Since February 2009, Johnson Publishing has weathered a number of cutbacks, many stemming from a managerial edict requiring every employee to reapply for his or her job. Top management has moved in and out. Bryan Monroe, former assistant vice president for the Knight Ridder newspaper chain, came in as editorial director in 2006, but his job was eliminated in February 2009. At the same time, three of the four managing editors of Ebony and Jet accepted buyout options. Anne Sempowski Ward, a former assistant vice president of African American marketing at Coca-Cola, joined Johnson Publishing in 2007 as chief operating officer and took maternity leave in early 2010. The first week of June 2010, Rice hired Rogers as a consultant, and one of her first assignments was to fill in for Ward. Within six weeks of Rogers’s arrival, Ward resigned. Shortly thereafter, the creative director, Harriette Cole, who had joined the company in 2007, followed. Cole’s duties have now been assumed by the newly installed Ebony editor Amy DuBois Barnett, formerly of Harper’s Bazaar.

“Did I just hire my best friend? Yes, I did,” says Rice. “Is our friendship why I hired her? No. She was the most qualified. Period.” Rice is quick to note that, in recent years, Johnson Publishing “didn’t always execute everything as perfectly as we could have. But now we have our footing, and it is the perfect time for Desirée. She loves a challenge, she is honest in her thoughts and feelings, and she is a master at branding and marketing. And she has great brands to work with here. Plus, you have two women coming together—that’s a powerful statement. [The job] may sound fluffy, but I know this is going to be hard work.”

“We are going to reshape Ebony to appeal to a younger demographic,” says Barnett. “I would like the magazine to ignite conversation in the African American community and beyond. And one way to do that is to engage our very best thinkers to share their opinions in our pages. Desirée has her finger on the pulse of what African Americans are interested in and concerned about.” While shy about revealing any plans still in flux, Rogers stresses the need for Ebony to develop an Internet presence that allows a web-savvy audience to voice their own opinions. “You can’t dictate to younger generations now,” she says. “That’s not the way the world works anymore. We need to create a dialogue with readers, both online and by taking our presence out into the community.” One example she offers is the Ebony Education Roundtable held at the University of Chicago this summer, which included Ron Huberman, CEO of Chicago Public Schools, and Pam Goren, executive director of the Consortium on Chicago School Research. A standing-room-only crowd filled the room, and MSNBC aired a taped version in August. A printed transcript of the event appeared in Ebony’s September issue. “We will continue to be actively involved in the community, because that is how we revitalize our brand,” says Rogers.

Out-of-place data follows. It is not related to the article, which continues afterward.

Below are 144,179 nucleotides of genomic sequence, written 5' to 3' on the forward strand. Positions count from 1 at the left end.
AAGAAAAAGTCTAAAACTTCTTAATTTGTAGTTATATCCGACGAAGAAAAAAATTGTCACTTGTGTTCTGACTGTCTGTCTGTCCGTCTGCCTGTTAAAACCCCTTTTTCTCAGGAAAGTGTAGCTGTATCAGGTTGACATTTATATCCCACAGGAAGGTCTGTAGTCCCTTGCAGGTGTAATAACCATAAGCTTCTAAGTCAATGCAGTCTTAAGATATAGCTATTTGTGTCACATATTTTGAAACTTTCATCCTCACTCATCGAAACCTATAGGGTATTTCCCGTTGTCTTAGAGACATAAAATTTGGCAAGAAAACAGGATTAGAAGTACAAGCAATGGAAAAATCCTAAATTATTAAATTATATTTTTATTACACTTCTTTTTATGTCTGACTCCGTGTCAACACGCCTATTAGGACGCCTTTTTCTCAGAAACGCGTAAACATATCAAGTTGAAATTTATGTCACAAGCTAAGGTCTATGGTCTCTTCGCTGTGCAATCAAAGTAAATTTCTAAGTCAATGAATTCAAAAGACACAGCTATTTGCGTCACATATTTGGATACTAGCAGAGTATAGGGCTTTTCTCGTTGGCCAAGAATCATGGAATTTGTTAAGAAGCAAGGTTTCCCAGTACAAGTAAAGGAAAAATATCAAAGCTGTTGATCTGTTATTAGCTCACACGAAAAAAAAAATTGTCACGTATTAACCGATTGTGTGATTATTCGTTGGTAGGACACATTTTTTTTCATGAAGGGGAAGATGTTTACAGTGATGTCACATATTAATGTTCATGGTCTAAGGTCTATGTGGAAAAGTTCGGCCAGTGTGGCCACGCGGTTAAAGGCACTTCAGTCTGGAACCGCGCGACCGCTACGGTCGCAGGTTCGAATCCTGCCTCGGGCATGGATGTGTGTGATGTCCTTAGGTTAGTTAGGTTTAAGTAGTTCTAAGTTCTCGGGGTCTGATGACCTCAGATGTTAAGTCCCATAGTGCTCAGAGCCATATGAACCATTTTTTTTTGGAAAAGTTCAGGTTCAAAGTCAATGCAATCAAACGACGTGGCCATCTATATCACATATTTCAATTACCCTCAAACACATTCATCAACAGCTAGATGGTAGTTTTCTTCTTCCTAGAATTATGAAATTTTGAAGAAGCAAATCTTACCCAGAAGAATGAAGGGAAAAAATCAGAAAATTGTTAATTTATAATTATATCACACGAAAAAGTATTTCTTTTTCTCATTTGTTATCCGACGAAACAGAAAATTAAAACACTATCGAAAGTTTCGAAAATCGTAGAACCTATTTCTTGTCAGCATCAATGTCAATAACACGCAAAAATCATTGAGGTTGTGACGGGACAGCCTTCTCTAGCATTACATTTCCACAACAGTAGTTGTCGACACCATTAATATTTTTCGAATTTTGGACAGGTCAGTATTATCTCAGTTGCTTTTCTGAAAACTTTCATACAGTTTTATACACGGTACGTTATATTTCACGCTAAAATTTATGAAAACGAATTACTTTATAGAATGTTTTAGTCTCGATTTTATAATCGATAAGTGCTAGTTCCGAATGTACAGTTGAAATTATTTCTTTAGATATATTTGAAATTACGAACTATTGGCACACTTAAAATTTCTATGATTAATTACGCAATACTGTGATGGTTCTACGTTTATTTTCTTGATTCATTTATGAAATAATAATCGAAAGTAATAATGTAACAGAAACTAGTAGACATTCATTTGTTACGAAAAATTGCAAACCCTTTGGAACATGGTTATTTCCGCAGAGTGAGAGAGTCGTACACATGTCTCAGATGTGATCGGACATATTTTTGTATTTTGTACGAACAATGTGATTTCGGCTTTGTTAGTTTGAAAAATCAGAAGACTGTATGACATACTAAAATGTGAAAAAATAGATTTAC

She feels her career is built on brand development, particularly working with brands that she calls “perhaps somewhat mature. Look at my work at the Illinois State Lottery, where we really transformed that business from the Lotto game—which was our flagship—into the instant tickets. We went from selling 300 million tickets annually to 600 million by creating experiences for people. Then I went to Peoples Energy, which was also a challenge. Customers needed us, but they hated us. And the challenge was to improve communications. That was a ten-year body of work for me, which culminated in the first rate increase Peoples Energy has had in 13 years. You don’t get a rate increase if you’re doing a horrible job.”

Despite her rough exit from Washington, Rogers is similarly proud of the work she did there. “My goal was to make the White House a relevant place to the people of this country,” she says. “And I think I built a good foundation.”

Still, at times, she feels she has survived a firestorm. But then the past usually fades into soft focus. “I was part of something extraordinary, and I continue to do what I can to be part of it,” she says. “We did our work. We did our jobs. So it would be selfish of me to even think of what was fair and what wasn’t fair. I don’t concern myself with that. I’m over it.”

Photo gallery

Share

Advertisement

comments
4 years ago
Posted by Garl

I was almost shocked by the open and repetitive arrogance of Ms. Rogers. There is no way she has climbed the ladder based on talent and intelligence -- none at all. A woman who had would never speak the way she does, about herself and others.

4 years ago
Posted by hiparchitectmomof3